“A master of both distilled insight and utter nonsense” (The Believer), Ian Frazier is one of the most gifted chroniclers of contemporary America. Hogs Wild assembles a decade’s worth of his finest essays and reportage, and demonstrates the irrepressible passions and artful digressions that distinguish his enduring body of work. Frazier’s new book unearths the joys of inquiry without agenda, curiosity without calculation. We’re pleased to share “Bus Ride,” which originally was published in The New Yorker.
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The most dangerous bus route in the city, the B46, crosses a large section of Brooklyn from north to south. It starts near the Marcy Avenue el stop for the J, M, and Z subway trains, in Williamsburg, and ends at the Kings Plaza mall, in Flatlands, about eight miles distant. Bushwick, Bedford-Stuyvesant, and East Flatbush are along its way. The B46 bus goes down Broadway under the el tracks, turns onto Malcolm X Boulevard, makes a quick jog right at Fulton Street, and then follows Utica Avenue for miles; a short stretch of Flatbush Avenue brings it to the Sears entrance of the mall, where it turns around. In the past year, forty-one incidents involving assaults on drivers or harassment of them have occurred on the B46—far more than on any other route, according to the MTA. On February 26, two police officers attempted to arrest a B46 fare beater, who then ran away and shot at them with a .45-caliber pistol as they pursued. Officer James Li, a rookie who joined the force last December, was hit in both legs but survived. The B46 was known as a dangerous bus long before that shooting. In 2008, a fare beater on a B46 stabbed a driver to death.
If you get on at the route’s southern terminus, by the mall, you’re almost at Jamaica Bay. Mill Basin, an arm of the bay, comes up to the mall’s back entrance. Hurricane detritus straggles along the chain-link fence, a sea breeze blows, clouds drift above. To ride the B46 north on Utica Avenue is to feel the city accumulate and intensify on both sides. “Bus operators are protected by New York State law. Assaulting a bus operator is a felony,” a recorded voice says. The B46 passes EZ Pawn Corp., Baby Genius Day Care Center, Miracle Temple Church of God, Cameo Auto Body, Victory Tabernacle of Praise, Tree Stump Barber Shop, Beulah Church of God Seventh Day, Inc., the Lingerie Zone, Sinister Ink Tattoo & Piercing, Brooklyn for Jesus 7th Day Adventist, Rag Top Lounge, Holy Order of Cherubim and Seraphim Movement Church, Grace Church of the First-born, Bobby’s Dept. Store, Sneaker King, Saint Jude Religious Items, Tropical Breeze Car Wash, First United Church of Jesus Christ Apostolic, Inc., Yahya Hardware & Dis- count Store, Plain Truth Temple of Praise, Sunny Corner Restaurant, King Emmanuel Missionary Baptist Church, 3-Star Juice Lounge, Eglise de Dieu, Asian Yummy House, Byways and Hedges Youth for Christ Ministry, Pawn Rite, and New Hope Healing Series (Space Available for Worship).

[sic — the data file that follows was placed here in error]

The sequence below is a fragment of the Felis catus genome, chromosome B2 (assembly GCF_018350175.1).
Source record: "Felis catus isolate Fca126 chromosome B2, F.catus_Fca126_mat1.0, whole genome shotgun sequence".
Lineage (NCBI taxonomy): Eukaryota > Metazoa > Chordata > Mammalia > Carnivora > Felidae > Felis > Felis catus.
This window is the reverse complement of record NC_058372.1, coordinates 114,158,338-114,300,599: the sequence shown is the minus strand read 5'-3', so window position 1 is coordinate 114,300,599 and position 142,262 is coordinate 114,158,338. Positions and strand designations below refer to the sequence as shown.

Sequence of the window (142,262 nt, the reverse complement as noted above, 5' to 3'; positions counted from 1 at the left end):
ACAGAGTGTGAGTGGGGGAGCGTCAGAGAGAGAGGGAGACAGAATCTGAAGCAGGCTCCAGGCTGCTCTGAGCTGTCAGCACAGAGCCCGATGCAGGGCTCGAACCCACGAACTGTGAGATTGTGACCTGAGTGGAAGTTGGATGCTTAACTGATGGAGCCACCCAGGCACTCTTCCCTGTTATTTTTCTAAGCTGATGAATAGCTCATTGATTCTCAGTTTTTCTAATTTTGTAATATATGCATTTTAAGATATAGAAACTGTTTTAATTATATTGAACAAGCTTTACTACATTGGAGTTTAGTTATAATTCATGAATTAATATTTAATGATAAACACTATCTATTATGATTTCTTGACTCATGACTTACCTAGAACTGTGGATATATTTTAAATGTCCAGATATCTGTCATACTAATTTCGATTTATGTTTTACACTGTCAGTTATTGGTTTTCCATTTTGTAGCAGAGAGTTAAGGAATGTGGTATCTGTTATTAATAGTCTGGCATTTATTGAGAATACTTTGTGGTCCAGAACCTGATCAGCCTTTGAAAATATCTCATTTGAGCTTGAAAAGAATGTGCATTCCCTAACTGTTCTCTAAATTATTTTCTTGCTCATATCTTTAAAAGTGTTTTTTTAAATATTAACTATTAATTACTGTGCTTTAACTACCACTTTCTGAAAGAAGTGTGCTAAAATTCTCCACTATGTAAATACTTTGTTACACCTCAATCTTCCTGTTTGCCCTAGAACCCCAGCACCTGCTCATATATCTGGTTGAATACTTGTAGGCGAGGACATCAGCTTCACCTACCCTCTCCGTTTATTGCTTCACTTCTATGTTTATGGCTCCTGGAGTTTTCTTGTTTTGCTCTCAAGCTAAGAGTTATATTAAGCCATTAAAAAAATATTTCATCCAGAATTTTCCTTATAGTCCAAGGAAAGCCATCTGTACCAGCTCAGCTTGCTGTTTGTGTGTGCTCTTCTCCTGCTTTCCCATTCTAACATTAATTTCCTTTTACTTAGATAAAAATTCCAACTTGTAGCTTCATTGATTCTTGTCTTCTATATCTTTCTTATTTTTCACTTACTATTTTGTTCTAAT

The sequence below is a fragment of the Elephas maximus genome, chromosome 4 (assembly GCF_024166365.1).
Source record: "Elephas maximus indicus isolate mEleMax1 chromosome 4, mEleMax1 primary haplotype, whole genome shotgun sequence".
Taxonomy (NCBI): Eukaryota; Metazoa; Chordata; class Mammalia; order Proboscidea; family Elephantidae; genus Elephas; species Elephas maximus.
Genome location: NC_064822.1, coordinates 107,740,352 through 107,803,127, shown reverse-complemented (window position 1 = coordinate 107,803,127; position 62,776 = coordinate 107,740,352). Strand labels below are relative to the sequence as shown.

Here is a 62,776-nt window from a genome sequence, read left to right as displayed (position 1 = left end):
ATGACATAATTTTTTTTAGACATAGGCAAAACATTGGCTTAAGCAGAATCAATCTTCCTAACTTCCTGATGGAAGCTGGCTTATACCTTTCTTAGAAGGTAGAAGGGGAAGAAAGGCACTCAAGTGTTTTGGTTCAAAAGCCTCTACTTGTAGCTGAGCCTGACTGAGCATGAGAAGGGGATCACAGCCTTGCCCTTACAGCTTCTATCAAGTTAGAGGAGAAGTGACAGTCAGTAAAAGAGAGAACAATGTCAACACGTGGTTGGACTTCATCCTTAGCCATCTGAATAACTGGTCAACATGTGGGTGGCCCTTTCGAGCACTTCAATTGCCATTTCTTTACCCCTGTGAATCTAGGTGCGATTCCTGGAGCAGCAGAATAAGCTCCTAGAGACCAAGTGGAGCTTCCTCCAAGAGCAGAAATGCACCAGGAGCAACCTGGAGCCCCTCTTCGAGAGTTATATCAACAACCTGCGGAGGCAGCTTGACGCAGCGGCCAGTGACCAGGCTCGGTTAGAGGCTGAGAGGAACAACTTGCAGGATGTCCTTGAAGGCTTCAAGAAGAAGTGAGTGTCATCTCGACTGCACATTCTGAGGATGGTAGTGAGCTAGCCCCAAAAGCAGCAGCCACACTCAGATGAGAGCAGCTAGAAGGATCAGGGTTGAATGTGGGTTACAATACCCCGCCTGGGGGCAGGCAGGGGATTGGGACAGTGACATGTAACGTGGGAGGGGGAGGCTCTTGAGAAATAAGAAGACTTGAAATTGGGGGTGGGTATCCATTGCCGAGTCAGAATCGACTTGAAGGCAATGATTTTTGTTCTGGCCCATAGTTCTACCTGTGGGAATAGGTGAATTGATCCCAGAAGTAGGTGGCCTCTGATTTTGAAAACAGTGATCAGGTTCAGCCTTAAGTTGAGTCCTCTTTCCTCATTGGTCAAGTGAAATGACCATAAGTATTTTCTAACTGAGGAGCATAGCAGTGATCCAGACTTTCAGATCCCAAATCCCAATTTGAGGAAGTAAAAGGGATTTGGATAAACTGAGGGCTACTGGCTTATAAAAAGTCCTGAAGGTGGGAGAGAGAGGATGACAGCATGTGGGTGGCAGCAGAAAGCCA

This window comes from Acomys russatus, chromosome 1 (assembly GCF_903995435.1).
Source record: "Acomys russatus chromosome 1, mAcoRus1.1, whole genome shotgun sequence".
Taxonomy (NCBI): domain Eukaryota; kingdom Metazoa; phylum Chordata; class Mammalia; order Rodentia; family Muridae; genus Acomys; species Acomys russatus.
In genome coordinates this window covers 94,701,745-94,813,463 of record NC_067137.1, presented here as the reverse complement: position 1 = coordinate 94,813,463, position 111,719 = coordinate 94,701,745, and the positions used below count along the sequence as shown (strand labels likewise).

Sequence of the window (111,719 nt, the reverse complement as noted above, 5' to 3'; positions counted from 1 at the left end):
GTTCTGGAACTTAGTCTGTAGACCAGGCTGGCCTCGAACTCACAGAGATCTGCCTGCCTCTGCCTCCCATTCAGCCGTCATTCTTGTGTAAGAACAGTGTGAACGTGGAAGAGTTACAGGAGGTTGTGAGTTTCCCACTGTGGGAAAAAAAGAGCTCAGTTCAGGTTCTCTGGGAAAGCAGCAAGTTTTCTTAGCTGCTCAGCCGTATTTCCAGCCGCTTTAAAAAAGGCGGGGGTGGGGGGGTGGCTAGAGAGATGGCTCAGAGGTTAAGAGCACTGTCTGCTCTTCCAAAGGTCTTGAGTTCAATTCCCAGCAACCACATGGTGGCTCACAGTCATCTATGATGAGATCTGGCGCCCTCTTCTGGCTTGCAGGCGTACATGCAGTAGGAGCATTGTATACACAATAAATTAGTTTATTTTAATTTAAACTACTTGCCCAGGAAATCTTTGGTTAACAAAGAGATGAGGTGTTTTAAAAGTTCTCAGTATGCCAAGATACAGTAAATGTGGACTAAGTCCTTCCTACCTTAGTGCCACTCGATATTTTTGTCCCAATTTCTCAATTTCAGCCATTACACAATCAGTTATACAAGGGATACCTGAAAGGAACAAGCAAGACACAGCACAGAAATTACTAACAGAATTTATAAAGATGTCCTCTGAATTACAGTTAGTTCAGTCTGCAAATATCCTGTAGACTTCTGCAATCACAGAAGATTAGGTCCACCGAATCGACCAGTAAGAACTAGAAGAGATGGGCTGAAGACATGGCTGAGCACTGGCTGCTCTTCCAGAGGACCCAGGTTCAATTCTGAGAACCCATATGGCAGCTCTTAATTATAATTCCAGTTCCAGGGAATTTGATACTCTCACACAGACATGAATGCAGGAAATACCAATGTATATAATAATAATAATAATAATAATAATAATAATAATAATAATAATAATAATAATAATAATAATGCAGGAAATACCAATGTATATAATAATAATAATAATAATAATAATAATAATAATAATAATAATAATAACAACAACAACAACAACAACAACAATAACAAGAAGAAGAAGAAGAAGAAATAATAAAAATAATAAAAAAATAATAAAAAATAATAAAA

On a recent morning’s run, nothing bad happened on the B46 at all. The driver lowered the bus so that a lady with a cane could step down, and she said, “God bless you.” Another lady dropped a dollar bill on the floor and profusely thanked the man who pointed it out to her. Most people focused on their phones. Nobody boarded without paying. When the bus reached the end of the route and sat idling, the last passenger to get out stopped to talk to the driver, Carolyn Daley, a young-looking woman with long wavy hair and delicate hands. “Yes, I know this is a dangerous route, depending on the time of day or night,” Daley said. “Anytime after five or six o’clock can be bad. Today, I hope I finish before three, when the kids get out of school. But every trip is different. Some trips, you’re, like, ‘Lord, help me!’ All kinds of people think they should be able to ride for free—it’s not just the kids. Adults, elderly people with walkers and wheelchairs. They say they don’t have the fare—hey, everybody goes through times like that. But then you let them on and some of them will become nasty to you anyway!
“I’ve never been assaulted, but I was threatened not too long ago,” Daley said. “I’m not going to lie to you, it shook me up. The man had his hand in his pocket, and I don’t know what he had in there. But I took it as an isolated incident. I keep getting back in this seat. Many trips are enjoyable. The B46 can be more relaxing than the other route I drive, the B41, because the B41 goes on Flatbush Avenue most of the way, and Flatbush has more traffic. And I sympathize with the passengers more than they know. I live in East New York, and I take the B46 to work myself.”
MTA policy is that drivers not get into confrontations with fare evaders. The drivers just push a button on the dash to record that a passenger did not pay. Edwin Thomas, the B46 driver who was killed, began to argue with the fare beater only when the man, as he was getting off, demanded a transfer.
Ian Frazier is the author of Great Plains, The Fish’s Eye, On the Rez, Family, and Travels in Siberia, as well as Coyote v. Acme and Lamentations of the Father. A frequent contributor to The New Yorker, he lives in Montclair, New Jersey.
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